Sanctimonious sacrilege

Buencamino writes political commentary for Action for Economic Reforms.  This article was published in Business Mirror August 8, 2007 edition, p. A10.

Dear Judge Oscar Pimentel,

In the Enchanted Kingdom, they play a game called “Upside Down.”  They hail the railroaded junking of two impeachment complaints as “constitutional democracy,” they dismiss dagdag-bawas as “clerical error,” and they call a law endangering human rights the Human Security Act.

Last week, you joined the game when you issued a ruling denying the petition of Senator Antonio Trillanes for a little leeway to enable him to fulfill his electoral mandate.

You said, “The Court not having been persuaded by the reasons given by the accused Sen. Antonio Trillanes IV, and for lack of merit, all his requests are hereby denied.”

That ruling would have been fine had you given meritorious reasons to persuade us that Trillanes deserved to be turned down. But you did not.

Instead of dealing directly with his arguments, you decided to turn the world upside down.

First, you flipped the essence of our representative form of government. From “majority of voters rule,” you turned it into “the rule of the non-voting majority.”

You echoed the Enchanted Kingdom line:

“As the prosecuting arm of the government, its shield and sword of law and order, (the Department of Justice) represents not only the 11,138,067 voters who voted for him, but the people of the Philippines, with all its 85 million citizens and counting.”

Judge, the purpose of elections is to choose representatives. One man with one vote decides who will assume office as our elected representative or representatives, not one woman with more than a million Garci votes.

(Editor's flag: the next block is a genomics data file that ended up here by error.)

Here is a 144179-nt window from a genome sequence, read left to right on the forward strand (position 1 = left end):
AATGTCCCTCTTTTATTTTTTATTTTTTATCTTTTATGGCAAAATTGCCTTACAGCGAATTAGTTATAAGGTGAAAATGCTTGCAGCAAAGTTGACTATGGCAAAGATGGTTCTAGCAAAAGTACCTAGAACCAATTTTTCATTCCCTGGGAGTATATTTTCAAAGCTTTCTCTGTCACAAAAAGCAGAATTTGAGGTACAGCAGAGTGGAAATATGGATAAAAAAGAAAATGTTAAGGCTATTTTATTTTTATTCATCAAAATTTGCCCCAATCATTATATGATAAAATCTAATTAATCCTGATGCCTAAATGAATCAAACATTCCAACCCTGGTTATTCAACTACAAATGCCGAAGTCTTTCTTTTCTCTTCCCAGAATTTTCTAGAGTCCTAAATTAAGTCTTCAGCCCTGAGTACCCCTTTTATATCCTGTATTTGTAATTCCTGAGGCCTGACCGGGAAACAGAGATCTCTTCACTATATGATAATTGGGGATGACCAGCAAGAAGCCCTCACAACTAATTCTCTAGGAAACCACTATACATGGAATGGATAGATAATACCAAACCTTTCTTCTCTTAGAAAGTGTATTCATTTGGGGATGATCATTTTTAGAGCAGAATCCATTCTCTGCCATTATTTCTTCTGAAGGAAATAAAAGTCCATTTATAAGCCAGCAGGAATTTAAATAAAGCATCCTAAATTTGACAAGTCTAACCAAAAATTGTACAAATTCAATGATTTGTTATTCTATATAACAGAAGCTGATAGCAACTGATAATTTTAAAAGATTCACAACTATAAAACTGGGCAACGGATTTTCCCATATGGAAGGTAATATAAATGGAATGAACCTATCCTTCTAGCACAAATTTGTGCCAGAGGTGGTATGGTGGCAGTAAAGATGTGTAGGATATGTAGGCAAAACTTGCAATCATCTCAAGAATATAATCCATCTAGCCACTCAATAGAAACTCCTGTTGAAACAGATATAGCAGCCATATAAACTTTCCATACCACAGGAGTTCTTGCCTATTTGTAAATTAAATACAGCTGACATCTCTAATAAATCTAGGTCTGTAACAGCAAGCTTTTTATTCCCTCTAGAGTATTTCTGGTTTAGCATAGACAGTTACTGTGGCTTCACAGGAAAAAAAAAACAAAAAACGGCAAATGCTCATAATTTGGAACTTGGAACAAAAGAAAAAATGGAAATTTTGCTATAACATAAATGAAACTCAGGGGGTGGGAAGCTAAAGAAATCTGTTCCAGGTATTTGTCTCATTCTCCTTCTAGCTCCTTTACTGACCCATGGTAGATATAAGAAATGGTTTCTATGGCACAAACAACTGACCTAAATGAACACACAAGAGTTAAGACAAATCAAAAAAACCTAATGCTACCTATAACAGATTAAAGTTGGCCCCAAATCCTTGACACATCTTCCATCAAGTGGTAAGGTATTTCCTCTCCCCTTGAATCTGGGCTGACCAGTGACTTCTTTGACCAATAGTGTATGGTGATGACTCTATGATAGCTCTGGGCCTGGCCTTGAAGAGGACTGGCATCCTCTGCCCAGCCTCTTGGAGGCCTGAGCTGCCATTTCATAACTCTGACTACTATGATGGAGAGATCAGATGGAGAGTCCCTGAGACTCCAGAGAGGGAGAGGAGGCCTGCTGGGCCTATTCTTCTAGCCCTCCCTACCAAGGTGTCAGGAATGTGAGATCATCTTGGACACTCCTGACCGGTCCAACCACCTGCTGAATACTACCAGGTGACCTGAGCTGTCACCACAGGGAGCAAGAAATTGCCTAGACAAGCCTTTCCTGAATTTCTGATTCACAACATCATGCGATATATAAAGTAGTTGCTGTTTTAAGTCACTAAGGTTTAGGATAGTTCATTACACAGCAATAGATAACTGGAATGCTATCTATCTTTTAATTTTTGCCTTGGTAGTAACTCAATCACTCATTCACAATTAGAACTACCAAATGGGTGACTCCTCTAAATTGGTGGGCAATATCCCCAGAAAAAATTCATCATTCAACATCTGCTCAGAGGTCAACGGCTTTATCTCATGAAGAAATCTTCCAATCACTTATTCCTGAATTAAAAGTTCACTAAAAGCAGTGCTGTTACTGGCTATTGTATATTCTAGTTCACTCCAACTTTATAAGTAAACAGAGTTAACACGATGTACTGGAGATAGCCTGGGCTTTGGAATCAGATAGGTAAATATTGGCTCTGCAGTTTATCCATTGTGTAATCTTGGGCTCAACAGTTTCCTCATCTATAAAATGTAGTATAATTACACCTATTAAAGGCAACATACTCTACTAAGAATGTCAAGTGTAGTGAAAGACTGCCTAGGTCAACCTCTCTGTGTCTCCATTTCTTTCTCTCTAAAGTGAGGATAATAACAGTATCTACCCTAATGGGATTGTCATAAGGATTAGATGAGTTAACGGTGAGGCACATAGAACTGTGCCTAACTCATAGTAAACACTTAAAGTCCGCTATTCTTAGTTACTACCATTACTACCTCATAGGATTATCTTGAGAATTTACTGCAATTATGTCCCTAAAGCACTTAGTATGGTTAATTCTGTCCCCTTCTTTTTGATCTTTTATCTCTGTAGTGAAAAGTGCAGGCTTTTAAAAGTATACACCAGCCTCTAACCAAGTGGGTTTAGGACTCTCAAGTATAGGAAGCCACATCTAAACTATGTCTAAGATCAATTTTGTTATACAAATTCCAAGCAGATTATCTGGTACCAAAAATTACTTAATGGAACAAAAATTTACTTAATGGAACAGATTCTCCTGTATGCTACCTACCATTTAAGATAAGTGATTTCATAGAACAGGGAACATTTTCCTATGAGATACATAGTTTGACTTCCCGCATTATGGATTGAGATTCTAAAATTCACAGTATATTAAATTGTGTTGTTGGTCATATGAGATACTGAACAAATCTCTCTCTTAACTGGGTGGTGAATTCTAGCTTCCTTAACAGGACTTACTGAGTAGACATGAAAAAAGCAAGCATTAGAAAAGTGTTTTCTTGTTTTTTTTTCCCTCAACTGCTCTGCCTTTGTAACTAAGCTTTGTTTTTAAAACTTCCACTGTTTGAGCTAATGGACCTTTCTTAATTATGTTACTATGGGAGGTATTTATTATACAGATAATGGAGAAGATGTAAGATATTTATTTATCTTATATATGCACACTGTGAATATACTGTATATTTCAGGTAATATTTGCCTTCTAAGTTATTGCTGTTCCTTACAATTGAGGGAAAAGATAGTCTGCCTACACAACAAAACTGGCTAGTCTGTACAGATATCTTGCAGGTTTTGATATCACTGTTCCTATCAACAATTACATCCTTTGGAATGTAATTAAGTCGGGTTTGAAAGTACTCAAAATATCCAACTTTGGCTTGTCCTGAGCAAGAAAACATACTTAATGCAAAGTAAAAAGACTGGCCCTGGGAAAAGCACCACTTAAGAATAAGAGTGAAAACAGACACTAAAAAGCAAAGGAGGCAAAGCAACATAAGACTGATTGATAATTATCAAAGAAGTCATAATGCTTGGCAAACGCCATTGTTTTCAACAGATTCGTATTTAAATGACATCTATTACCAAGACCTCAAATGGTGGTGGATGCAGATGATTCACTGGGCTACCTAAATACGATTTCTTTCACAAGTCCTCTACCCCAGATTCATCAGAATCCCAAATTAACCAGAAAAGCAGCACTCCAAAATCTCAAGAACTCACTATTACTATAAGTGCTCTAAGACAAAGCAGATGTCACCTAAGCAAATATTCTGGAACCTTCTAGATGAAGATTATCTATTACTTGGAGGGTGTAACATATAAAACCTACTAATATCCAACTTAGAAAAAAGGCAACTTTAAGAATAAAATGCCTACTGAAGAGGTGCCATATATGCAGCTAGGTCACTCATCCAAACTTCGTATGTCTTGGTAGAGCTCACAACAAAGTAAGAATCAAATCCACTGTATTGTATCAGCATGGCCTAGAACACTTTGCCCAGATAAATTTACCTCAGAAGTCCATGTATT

Now, the right to vote belongs to all Filipinos who meet certain qualifications set forth in our constitution.  That means many Filipinos cannot vote. But that doesn’t mean our constitution is not fair. Parents, for example, are presumed to vote for their children’s welfare until such time as they are old enough to vote.

My point is this: Those who have a right to vote but choose not to exercise that right have no say in our representative form of government.  It’s not for you or the Justice Department to overrule the wisdom of voters.

You can’t pull non-voters out of your rear end, presume to know what they want, and then tell me you’re protecting them from my stupidity. They didn’t vote. I did. So live with it.

Second, Alice in Wonderland is a fantasy tale written by Lewis Carroll. But, even if it were real in some places, we have not, until you enshrined it in your ruling, adopted that fantasyland’s concept of justice—“Sentence first, verdict later.”

“Allowing accused-appellant to attend congressional sessions and committee hearings five days or more in a week will virtually make him a free man with all the privileges appurtenant to his position. Such an aberrant situation not only elevates the accused-appellant’s status to that of a special class, it would also be a mockery of the purposes of the correction system.”
Congressman Romeo Jalosjos was convicted. He is in the correction system. Senator Antonio Trillanes is still undergoing trial and presumed innocent until proven guilty beyond reasonable doubt. He is not yet in the correction system.

Please try to keep those facts in their proper order—verdict first, sentence later—so you don’t spout aberrations that mock the very foundation of our justice system. Okay?

Now here’s the good news.

You are the winner of the “Sanctimonious Sacrilege” award for the month of July. You beat out that supporter of Pablo Garcia who claimed:

“The secret ballot is the very foundation of democracy. If it is used to elect all of our officials since time immemorial, from the President down to the barangay officials, then it is good enough to be used by congressmen to choose the House Speaker. Voting by acclamation or by viva voce, on the other hand, is the refuge of bribe-givers and horse-traders. Viva voce had been used to perpetuate tyranny in pseudo-referendums held during the dark days of the dictatorship.”

His was a great piece of sanctimonious sacrilege too—that we elect representatives, so they can keep their votes secret from us. However, your line about the “85 million and counting” non-voters being superior to the mandate of 11 million voters really takes the cake.

Hugs first, kisses later,

MB

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